sat 11/07/2020

Raw Material: Llareggub Revisited, National Theatre Wales | reviews, news & interviews

Raw Material: Llareggub Revisited, National Theatre Wales

Raw Material: Llareggub Revisited, National Theatre Wales

Under Milk Wood rebooted as site-specific installation lacks character(s)

John Bradshaw as Captain Cat in 'Raw Material: Llareggub Revisited'

Dylan Thomas’ iconic play Under Milk Wood boasts a host of colourful characters. From the blind sea Captain Cat to the loveable Polly Garter washing the steps of the welfare hall, the play is a play for voices; a play for characters. Thomas, born in Swansea, thirst like a dredger, moved to Laugharne with his wife Caitlin in 1938. It was here he most likely got the inspiration for those characters, although the setting was allegedly inspired by New Quay in Ceredigion. This year for the poet’s 100th birthday, Dylan is everywhere and National Theatre Wales’s Raw Material: Llareggub Revisited is part of the celebration.

Joining forces with the BBC and the Laugharne players, NTW's site-specific production (with only a handful of performances over the bank holiday weekend) offers an alternative walking tour of the town where Thomas was absorbed like a native. The piece, written by Jon Tregenna and installed by visual artist Marc Rees, re-imagines the residents of Llareggub hill. Unlike the original play, however, which is famously bursting at the seams with inhabitants, it relies a little too heavily on installations.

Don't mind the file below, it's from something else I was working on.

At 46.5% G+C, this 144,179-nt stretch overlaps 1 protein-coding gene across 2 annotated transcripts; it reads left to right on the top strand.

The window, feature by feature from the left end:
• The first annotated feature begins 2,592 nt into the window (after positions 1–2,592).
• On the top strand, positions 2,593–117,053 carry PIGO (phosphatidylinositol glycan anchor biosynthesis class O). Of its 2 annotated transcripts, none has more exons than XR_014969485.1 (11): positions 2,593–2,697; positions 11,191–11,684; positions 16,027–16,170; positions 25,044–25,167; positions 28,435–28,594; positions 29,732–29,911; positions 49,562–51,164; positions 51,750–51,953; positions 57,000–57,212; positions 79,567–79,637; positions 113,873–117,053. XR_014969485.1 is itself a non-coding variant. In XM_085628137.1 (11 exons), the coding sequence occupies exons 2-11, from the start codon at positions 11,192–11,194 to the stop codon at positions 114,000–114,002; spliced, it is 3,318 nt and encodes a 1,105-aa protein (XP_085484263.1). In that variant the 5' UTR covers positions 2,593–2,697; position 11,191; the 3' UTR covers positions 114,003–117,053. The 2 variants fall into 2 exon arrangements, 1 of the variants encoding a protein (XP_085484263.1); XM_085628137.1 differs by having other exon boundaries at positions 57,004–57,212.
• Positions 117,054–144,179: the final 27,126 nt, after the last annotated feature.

The audience is left to its own devices, encouraged to wander around the town with the guidance of a map. It was difficult to find any sort of narrative in this self-service approach, so much of the performance was spent visiting random fragments that had no linking quality, nothing to bind the disparate elements together. Captain Cat toldtall stories in the basement of Pelican House (where the poet’s parents lived), a rhetoric rich in that same quality reflected in Thomas’s characters, but more performances like this were needed. Instead, the audience was invited to watch pieces of film and visit Thomas’s grave.

There were some lovely touches. The cast of characters as knitted dolls, the cockles and bread served at the end, the audio installations for voice - actually for Voyce, the feral character played by Russell Gomer (pictured above) who promised to show us Laugharne’s real underbelly: these all hinted at a true love for the play and indeed the poet. Raw Material felt like the highlights package of what should have been an absorbing celebration of Dylan Thomas’s play for voices. The installations earned their place, but there was a lack of any real sense of theatre, of characters or narrative.

It was difficult to find any sort of narrative in this self-service approach

rating

Editor Rating: 
2
Average: 2 (1 vote)

Share this article

Add comment

newsletter

Get a weekly digest of our critical highlights in your inbox each Thursday!

Simply enter your email address in the box below

View previous newsletters